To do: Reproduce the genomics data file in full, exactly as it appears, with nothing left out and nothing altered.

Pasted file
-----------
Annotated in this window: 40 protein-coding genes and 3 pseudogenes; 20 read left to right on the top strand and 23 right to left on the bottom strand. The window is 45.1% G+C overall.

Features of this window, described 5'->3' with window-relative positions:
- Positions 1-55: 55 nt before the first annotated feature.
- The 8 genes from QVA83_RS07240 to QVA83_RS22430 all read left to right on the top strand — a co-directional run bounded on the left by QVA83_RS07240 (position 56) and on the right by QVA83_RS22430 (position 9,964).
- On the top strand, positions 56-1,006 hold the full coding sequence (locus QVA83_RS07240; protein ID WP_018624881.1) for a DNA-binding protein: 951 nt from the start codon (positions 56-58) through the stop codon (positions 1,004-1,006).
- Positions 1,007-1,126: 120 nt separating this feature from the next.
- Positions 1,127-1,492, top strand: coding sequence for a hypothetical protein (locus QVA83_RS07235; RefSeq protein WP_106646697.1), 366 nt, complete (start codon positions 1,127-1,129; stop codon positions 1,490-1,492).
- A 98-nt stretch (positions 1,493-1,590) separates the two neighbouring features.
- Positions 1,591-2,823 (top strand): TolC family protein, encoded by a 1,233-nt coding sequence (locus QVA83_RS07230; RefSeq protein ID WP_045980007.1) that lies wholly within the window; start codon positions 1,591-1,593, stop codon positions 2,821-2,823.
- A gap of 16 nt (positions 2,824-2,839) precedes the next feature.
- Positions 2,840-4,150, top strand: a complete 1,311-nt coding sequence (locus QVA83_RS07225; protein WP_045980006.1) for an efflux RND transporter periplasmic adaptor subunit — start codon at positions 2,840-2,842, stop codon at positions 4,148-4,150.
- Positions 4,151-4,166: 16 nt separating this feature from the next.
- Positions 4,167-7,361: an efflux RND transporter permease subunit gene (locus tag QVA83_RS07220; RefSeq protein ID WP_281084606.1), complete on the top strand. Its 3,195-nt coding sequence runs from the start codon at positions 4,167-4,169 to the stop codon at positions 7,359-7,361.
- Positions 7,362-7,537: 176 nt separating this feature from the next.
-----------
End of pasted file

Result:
Annotated in this window: 40 protein-coding genes and 3 pseudogenes; 20 read left to right on the top strand and 23 right to left on the bottom strand. The window is 45.1% G+C overall.

Features of this window, described 5'->3' with window-relative positions:
- Positions 1-55: 55 nt before the first annotated feature.
- The 8 genes from QVA83_RS07240 to QVA83_RS22430 all read left to right on the top strand — a co-directional run bounded on the left by QVA83_RS07240 (position 56) and on the right by QVA83_RS22430 (position 9,964).
- On the top strand, positions 56-1,006 hold the full coding sequence (locus QVA83_RS07240; protein ID WP_018624881.1) for a DNA-binding protein: 951 nt from the start codon (positions 56-58) through the stop codon (positions 1,004-1,006).
- Positions 1,007-1,126: 120 nt separating this feature from the next.
- Positions 1,127-1,492, top strand: coding sequence for a hypothetical protein (locus QVA83_RS07235; RefSeq protein WP_106646697.1), 366 nt, complete (start codon positions 1,127-1,129; stop codon positions 1,490-1,492).
- A 98-nt stretch (positions 1,493-1,590) separates the two neighbouring features.
- Positions 1,591-2,823 (top strand): TolC family protein, encoded by a 1,233-nt coding sequence (locus QVA83_RS07230; RefSeq protein ID WP_045980007.1) that lies wholly within the window; start codon positions 1,591-1,593, stop codon positions 2,821-2,823.
- A gap of 16 nt (positions 2,824-2,839) precedes the next feature.
- Positions 2,840-4,150, top strand: a complete 1,311-nt coding sequence (locus QVA83_RS07225; protein WP_045980006.1) for an efflux RND transporter periplasmic adaptor subunit — start codon at positions 2,840-2,842, stop codon at positions 4,148-4,150.
- Positions 4,151-4,166: 16 nt separating this feature from the next.
- Positions 4,167-7,361: an efflux RND transporter permease subunit gene (locus tag QVA83_RS07220; RefSeq protein ID WP_281084606.1), complete on the top strand. Its 3,195-nt coding sequence runs from the start codon at positions 4,167-4,169 to the stop codon at positions 7,359-7,361.
- Positions 7,362-7,537: 176 nt separating this feature from the next.